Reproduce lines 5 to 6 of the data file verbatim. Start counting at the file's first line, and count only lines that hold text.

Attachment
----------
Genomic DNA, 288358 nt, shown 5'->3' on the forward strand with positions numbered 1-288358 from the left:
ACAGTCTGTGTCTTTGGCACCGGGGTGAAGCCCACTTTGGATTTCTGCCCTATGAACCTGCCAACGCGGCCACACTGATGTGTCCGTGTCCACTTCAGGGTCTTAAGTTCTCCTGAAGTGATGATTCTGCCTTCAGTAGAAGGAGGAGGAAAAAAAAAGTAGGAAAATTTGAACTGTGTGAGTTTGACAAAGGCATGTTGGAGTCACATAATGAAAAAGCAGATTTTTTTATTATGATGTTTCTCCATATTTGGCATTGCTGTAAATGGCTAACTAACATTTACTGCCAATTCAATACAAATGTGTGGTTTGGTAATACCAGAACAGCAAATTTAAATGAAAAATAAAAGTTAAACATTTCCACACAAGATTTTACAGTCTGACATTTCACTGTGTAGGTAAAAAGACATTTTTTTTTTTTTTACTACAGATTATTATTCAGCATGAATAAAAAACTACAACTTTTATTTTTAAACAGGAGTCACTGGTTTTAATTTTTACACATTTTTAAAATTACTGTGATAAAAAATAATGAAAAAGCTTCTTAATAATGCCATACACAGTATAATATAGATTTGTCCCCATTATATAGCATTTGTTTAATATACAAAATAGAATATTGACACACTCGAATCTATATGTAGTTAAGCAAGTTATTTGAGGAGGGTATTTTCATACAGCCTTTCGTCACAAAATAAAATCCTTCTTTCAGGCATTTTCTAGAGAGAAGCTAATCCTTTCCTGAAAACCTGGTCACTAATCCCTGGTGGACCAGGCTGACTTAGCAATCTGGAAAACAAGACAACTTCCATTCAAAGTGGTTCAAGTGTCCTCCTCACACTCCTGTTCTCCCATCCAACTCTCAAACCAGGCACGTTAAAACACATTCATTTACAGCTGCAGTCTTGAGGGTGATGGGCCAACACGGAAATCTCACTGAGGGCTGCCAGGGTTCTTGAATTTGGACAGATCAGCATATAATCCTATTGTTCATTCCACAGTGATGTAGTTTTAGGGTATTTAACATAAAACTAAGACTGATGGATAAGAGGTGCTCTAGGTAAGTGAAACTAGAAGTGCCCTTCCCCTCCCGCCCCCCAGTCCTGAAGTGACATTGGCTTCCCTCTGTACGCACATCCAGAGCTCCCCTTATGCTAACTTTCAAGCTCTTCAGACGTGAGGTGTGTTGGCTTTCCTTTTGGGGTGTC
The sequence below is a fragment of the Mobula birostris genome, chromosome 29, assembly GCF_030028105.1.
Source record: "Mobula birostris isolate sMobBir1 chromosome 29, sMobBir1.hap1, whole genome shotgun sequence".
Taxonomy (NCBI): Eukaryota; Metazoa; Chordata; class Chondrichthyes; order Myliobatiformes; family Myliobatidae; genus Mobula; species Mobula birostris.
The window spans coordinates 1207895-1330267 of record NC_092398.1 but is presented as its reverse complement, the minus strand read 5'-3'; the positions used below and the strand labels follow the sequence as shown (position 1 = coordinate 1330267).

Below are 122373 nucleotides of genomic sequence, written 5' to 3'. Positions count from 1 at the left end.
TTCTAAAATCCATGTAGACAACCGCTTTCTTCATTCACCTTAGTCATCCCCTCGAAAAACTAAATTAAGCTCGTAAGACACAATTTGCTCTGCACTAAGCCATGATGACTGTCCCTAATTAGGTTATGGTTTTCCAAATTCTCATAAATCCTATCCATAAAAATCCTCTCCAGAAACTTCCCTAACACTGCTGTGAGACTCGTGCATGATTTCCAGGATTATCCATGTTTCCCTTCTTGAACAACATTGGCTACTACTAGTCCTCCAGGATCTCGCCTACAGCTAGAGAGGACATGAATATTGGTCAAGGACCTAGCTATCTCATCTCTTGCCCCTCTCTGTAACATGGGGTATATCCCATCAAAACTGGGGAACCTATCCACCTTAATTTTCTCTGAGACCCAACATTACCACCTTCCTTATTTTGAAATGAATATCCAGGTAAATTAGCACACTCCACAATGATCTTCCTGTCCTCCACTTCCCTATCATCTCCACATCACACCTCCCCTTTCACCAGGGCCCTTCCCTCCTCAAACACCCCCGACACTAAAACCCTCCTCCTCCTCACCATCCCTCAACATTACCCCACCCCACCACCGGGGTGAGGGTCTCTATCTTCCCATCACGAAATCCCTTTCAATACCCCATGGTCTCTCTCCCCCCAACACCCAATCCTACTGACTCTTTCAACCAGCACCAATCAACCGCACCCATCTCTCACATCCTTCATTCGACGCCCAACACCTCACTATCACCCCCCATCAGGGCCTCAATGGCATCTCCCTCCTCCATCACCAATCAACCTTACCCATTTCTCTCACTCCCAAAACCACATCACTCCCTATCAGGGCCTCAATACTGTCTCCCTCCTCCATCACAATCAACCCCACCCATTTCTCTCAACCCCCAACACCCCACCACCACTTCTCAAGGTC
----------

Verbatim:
Taxonomy (NCBI): Eukaryota; Metazoa; Chordata; class Chondrichthyes; order Myliobatiformes; family Myliobatidae; genus Mobula; species Mobula birostris.
The window spans coordinates 1207895-1330267 of record NC_092398.1 but is presented as its reverse complement, the minus strand read 5'-3'; the positions used below and the strand labels follow the sequence as shown (position 1 = coordinate 1330267).